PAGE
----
We’ve been working on this guide since the inception of our program, tucking away tips and pieces information that have been particularly useful to get Fish to Schools up and running. I hope it inspires and supports your efforts to get local foods in schools.
Thank you to all the funders who have made this possible: SEARHC Community Transformation Grant, Alaska Obesity Prevention and Control Program, Alaska Farm to School, and the Crossett Foundation. And thank you to all of the countless volunteer hours the community of Sitka has put in to make this possible!
When serving local seafood in our schools became a community health priority in the 2010 Sitka Health Summit, the Sitka Conservation Society recognized the opportunity to apply our mission to “support the development of sustainable communities.” Now all grades 2-12 in Sitka serve locally-harvested fish at least twice a month, reaching up to 1,500 students. In just three years over 4,000 pounds of fish have been donated to Sitka Schools from local seafood processors and fishermen.
Fish to Schools is a grassroots initiative that builds connections and community between local fishermen, seafood processors, schools, students, and families. It’s a program that we would like to see replicated across the state—that’s why we created a resource guide and curriculum (available March 1st!). And that’s why I went to the Capital.
Nutritional Alaskan Foods for Schools is a state funded program that reimburses school districts for their Alaskan food purchases. This $3 million grant allows schools to purchase Alaskan seafood, meats, veggies, and grains that would otherwise be cost prohibitive to school districts. It also gives a boost to farmers and fishermen with stable, in-state markets.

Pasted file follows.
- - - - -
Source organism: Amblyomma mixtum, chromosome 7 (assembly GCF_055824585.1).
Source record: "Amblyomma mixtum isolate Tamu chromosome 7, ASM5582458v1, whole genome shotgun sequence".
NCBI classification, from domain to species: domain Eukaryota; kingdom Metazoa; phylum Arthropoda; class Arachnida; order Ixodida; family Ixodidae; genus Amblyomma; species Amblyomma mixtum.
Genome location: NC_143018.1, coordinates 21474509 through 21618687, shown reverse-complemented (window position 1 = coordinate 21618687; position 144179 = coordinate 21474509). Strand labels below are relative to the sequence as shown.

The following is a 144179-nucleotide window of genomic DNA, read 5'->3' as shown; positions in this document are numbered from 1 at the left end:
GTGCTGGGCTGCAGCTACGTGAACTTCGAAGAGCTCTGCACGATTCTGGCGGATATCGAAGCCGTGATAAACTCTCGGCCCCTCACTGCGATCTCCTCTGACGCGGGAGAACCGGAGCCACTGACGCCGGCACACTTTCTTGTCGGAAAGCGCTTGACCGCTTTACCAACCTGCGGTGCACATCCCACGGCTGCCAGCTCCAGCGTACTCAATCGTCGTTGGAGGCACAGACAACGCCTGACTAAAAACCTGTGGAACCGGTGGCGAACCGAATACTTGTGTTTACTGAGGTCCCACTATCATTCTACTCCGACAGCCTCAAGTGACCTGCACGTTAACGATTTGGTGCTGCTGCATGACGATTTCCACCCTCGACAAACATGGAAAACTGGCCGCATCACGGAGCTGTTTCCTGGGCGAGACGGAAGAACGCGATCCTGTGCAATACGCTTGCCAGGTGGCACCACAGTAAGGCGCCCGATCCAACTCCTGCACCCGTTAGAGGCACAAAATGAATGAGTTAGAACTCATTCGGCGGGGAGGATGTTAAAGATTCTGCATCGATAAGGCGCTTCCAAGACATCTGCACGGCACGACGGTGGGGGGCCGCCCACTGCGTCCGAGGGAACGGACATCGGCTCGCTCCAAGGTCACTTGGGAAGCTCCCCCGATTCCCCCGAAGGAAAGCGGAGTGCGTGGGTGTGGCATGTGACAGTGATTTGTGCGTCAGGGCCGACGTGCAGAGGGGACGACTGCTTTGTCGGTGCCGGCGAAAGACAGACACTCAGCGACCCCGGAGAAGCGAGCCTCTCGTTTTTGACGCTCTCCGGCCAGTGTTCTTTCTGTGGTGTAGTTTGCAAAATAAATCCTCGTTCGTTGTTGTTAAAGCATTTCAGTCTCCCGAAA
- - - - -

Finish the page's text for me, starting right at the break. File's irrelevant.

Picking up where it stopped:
Nutritional Alaskan Foods for Schools was introduced by Representative Stoltze and has been funded the last two years through the Capital Budget. I went to Juneau to advocate for this funding because it’s a way to ensure funding for local food purchases state-wide. Locally this means sustained funding for our Fish to Schools program.
I met with Senator Stedman, House Representative Kriess-Tomkins, and the Governor to tell them how valuable this grant has been for schools, food producers, and students around the state. I will continue my advocacy and ask you to join me. It is through your support that Fish to Schools exists in Sitka—let’s take that support and make this thing go state-wide!
The Sitka School District took the lead by passing a resolution to support “multi-year” funding of Nutritional Alaskan Foods for Schools. Let’s join them and advocate for a program that revolutionizes school lunches and catalyzes local food production. Please sign this letter and tell Senator Stedman and Representative Kreiss-Tomkins you support state funding for local foods in schools.
Ask Senator Stedman and Representative Kreiss-Tomkins to support sustained funding for Nutritional Alaskan Foods for Schools